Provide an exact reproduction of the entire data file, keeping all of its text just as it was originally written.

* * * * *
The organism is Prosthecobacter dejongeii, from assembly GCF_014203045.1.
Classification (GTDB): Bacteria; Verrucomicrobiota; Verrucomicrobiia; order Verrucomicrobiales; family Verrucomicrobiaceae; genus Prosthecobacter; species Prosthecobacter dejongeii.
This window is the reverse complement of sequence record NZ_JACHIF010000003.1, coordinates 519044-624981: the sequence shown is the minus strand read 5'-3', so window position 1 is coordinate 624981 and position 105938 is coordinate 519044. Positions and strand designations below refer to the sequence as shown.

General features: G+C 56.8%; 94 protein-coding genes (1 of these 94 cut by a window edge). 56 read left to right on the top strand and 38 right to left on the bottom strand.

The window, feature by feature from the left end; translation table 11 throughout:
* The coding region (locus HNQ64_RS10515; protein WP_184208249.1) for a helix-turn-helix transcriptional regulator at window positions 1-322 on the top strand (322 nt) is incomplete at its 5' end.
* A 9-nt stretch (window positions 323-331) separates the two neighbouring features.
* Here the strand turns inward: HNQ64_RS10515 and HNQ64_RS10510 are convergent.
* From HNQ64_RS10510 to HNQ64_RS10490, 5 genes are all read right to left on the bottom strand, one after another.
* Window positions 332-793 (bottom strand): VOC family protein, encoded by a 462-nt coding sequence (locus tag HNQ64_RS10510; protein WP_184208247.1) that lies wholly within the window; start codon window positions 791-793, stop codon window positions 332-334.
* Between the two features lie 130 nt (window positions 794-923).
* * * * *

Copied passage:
The organism is Prosthecobacter dejongeii, from assembly GCF_014203045.1.
Classification (GTDB): Bacteria; Verrucomicrobiota; Verrucomicrobiia; order Verrucomicrobiales; family Verrucomicrobiaceae; genus Prosthecobacter; species Prosthecobacter dejongeii.
This window is the reverse complement of sequence record NZ_JACHIF010000003.1, coordinates 519044-624981: the sequence shown is the minus strand read 5'-3', so window position 1 is coordinate 624981 and position 105938 is coordinate 519044. Positions and strand designations below refer to the sequence as shown.

General features: G+C 56.8%; 94 protein-coding genes (1 of these 94 cut by a window edge). 56 read left to right on the top strand and 38 right to left on the bottom strand.

The window, feature by feature from the left end; translation table 11 throughout:
* The coding region (locus HNQ64_RS10515; protein WP_184208249.1) for a helix-turn-helix transcriptional regulator at window positions 1-322 on the top strand (322 nt) is incomplete at its 5' end.
* A 9-nt stretch (window positions 323-331) separates the two neighbouring features.
* Here the strand turns inward: HNQ64_RS10515 and HNQ64_RS10510 are convergent.
* From HNQ64_RS10510 to HNQ64_RS10490, 5 genes are all read right to left on the bottom strand, one after another.
* Window positions 332-793 (bottom strand): VOC family protein, encoded by a 462-nt coding sequence (locus tag HNQ64_RS10510; protein WP_184208247.1) that lies wholly within the window; start codon window positions 791-793, stop codon window positions 332-334.
* Between the two features lie 130 nt (window positions 794-923).